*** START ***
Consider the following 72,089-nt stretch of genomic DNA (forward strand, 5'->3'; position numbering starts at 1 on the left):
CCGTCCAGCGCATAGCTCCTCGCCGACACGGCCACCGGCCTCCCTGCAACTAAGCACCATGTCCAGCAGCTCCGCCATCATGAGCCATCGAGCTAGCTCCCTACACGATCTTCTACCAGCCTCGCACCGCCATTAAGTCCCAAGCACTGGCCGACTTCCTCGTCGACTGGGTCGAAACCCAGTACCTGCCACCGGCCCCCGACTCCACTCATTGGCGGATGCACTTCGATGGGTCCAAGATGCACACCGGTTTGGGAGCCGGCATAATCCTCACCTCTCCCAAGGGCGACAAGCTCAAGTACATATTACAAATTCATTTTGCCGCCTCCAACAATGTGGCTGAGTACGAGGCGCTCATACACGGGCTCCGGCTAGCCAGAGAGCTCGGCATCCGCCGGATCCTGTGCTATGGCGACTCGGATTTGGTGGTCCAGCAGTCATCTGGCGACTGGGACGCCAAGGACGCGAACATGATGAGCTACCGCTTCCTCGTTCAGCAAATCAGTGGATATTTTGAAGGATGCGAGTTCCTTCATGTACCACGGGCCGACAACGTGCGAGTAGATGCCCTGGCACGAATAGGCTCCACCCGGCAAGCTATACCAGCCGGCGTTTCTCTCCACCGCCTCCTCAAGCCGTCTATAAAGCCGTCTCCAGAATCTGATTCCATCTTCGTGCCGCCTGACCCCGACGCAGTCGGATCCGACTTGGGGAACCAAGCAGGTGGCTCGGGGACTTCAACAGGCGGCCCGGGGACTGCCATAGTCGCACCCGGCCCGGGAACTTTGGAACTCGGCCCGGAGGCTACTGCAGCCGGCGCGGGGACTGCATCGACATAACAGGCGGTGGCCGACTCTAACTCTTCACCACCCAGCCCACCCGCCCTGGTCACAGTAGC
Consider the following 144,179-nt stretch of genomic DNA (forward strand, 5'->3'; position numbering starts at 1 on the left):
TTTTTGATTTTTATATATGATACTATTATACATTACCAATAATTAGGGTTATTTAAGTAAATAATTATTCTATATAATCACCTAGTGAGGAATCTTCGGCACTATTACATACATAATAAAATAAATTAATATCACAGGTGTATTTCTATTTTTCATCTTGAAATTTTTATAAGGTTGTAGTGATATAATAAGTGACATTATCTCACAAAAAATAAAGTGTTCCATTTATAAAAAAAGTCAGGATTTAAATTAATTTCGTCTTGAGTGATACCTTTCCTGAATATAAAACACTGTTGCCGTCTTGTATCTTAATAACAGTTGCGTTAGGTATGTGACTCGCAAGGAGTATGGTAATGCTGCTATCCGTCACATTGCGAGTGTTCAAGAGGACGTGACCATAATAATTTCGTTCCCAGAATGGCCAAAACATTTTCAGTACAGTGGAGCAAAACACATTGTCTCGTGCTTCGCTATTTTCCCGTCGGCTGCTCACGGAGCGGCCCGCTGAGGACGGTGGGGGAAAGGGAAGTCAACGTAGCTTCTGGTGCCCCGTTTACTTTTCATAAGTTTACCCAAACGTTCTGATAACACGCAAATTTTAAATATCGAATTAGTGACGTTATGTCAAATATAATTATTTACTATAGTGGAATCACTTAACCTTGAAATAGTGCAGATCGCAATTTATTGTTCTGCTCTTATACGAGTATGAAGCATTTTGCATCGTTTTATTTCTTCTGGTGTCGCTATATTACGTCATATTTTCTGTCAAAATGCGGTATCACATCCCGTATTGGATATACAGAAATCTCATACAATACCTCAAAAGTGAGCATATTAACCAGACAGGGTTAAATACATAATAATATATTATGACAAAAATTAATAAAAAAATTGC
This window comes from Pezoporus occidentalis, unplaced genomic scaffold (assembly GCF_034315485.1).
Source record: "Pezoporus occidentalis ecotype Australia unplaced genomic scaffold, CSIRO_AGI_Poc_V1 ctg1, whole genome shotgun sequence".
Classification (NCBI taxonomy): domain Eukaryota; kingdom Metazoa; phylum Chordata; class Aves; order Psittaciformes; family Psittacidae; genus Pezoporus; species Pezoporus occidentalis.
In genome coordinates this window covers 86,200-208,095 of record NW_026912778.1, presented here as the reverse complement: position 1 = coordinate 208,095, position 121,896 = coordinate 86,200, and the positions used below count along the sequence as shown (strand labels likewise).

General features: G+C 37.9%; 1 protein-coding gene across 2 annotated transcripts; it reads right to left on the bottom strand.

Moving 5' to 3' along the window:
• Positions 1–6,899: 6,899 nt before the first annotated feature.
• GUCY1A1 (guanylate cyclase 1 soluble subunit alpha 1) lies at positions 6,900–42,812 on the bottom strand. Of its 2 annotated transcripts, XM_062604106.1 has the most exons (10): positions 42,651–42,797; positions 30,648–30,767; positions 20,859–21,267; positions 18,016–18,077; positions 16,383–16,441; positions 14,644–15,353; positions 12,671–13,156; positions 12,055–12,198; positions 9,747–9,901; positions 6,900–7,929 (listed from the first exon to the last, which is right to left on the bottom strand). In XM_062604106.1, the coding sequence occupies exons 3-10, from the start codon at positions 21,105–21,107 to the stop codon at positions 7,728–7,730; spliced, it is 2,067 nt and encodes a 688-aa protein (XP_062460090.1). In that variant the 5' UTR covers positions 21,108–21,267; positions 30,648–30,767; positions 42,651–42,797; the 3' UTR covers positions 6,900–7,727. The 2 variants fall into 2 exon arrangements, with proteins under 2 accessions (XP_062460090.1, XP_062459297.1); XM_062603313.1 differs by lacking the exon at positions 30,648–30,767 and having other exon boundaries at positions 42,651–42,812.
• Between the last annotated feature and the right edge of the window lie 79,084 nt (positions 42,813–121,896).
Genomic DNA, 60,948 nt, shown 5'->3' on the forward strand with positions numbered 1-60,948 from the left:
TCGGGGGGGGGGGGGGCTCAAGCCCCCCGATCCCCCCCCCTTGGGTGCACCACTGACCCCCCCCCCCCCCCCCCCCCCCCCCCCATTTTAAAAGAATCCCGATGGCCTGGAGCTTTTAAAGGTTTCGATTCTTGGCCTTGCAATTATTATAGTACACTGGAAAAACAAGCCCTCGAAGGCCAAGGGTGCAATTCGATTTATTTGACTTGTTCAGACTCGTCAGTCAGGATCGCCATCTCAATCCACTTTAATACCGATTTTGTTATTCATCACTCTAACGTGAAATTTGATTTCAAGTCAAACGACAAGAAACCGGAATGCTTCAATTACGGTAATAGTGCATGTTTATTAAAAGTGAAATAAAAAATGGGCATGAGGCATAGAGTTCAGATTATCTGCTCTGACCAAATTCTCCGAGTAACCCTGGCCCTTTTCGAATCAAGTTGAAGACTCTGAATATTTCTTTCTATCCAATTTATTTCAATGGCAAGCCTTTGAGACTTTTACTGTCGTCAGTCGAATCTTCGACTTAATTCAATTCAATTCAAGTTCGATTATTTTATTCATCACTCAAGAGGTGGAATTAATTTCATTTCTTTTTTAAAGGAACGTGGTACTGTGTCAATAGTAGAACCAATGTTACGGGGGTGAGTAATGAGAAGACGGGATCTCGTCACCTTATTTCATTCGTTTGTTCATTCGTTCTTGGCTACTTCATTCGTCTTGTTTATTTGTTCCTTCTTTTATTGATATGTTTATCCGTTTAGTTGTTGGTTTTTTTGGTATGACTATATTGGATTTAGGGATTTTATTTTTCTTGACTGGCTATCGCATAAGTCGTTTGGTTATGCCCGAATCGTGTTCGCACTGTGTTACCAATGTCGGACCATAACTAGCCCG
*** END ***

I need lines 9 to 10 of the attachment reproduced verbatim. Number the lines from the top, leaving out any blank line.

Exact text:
General features: G+C 37.9%; 1 protein-coding gene across 2 annotated transcripts; it reads right to left on the bottom strand.

Moving 5' to 3' along the window: